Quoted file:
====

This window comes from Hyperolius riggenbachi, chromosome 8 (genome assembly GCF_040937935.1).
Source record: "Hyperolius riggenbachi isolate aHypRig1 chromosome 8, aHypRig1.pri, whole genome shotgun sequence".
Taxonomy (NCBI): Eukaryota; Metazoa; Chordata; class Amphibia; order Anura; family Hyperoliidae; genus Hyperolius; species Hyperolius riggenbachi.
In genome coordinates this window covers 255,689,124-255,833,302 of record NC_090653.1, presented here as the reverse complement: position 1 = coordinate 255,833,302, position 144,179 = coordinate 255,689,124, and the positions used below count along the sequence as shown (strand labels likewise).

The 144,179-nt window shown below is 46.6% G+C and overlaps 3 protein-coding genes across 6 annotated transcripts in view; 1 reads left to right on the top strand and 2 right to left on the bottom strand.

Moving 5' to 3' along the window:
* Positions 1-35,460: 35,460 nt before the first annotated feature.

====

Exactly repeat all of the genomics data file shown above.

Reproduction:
This window comes from Hyperolius riggenbachi, chromosome 8 (genome assembly GCF_040937935.1).
Source record: "Hyperolius riggenbachi isolate aHypRig1 chromosome 8, aHypRig1.pri, whole genome shotgun sequence".
Taxonomy (NCBI): Eukaryota; Metazoa; Chordata; class Amphibia; order Anura; family Hyperoliidae; genus Hyperolius; species Hyperolius riggenbachi.
In genome coordinates this window covers 255,689,124-255,833,302 of record NC_090653.1, presented here as the reverse complement: position 1 = coordinate 255,833,302, position 144,179 = coordinate 255,689,124, and the positions used below count along the sequence as shown (strand labels likewise).

The 144,179-nt window shown below is 46.6% G+C and overlaps 3 protein-coding genes across 6 annotated transcripts in view; 1 reads left to right on the top strand and 2 right to left on the bottom strand.

Moving 5' to 3' along the window:
* Positions 1-35,460: 35,460 nt before the first annotated feature.